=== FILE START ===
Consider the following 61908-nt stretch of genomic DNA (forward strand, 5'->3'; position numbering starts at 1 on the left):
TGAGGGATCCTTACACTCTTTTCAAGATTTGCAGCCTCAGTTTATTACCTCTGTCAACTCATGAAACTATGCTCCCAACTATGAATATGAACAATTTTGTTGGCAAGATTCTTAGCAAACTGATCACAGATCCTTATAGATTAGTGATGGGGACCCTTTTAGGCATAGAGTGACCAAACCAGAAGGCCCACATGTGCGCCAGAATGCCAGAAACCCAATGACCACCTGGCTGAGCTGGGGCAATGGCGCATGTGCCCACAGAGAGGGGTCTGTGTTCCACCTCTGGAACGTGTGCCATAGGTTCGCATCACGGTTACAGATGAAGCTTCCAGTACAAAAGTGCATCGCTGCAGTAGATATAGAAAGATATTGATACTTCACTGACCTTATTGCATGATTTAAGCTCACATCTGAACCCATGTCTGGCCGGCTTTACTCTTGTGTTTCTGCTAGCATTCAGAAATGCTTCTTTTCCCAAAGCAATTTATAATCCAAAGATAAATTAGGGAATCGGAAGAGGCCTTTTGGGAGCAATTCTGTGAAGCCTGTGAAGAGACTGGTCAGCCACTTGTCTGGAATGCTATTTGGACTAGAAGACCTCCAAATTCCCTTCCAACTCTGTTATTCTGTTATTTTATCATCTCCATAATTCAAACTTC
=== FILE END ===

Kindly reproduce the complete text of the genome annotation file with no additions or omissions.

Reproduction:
Consider the following 61908-nt stretch of genomic DNA (forward strand, 5'->3'; position numbering starts at 1 on the left):
TGAGGGATCCTTACACTCTTTTCAAGATTTGCAGCCTCAGTTTATTACCTCTGTCAACTCATGAAACTATGCTCCCAACTATGAATATGAACAATTTTGTTGGCAAGATTCTTAGCAAACTGATCACAGATCCTTATAGATTAGTGATGGGGACCCTTTTAGGCATAGAGTGACCAAACCAGAAGGCCCACATGTGCGCCAGAATGCCAGAAACCCAATGACCACCTGGCTGAGCTGGGGCAATGGCGCATGTGCCCACAGAGAGGGGTCTGTGTTCCACCTCTGGAACGTGTGCCATAGGTTCGCATCACGGTTACAGATGAAGCTTCCAGTACAAAAGTGCATCGCTGCAGTAGATATAGAAAGATATTGATACTTCACTGACCTTATTGCATGATTTAAGCTCACATCTGAACCCATGTCTGGCCGGCTTTACTCTTGTGTTTCTGCTAGCATTCAGAAATGCTTCTTTTCCCAAAGCAATTTATAATCCAAAGATAAATTAGGGAATCGGAAGAGGCCTTTTGGGAGCAATTCTGTGAAGCCTGTGAAGAGACTGGTCAGCCACTTGTCTGGAATGCTATTTGGACTAGAAGACCTCCAAATTCCCTTCCAACTCTGTTATTCTGTTATTTTATCATCTCCATAATTCAAACTTC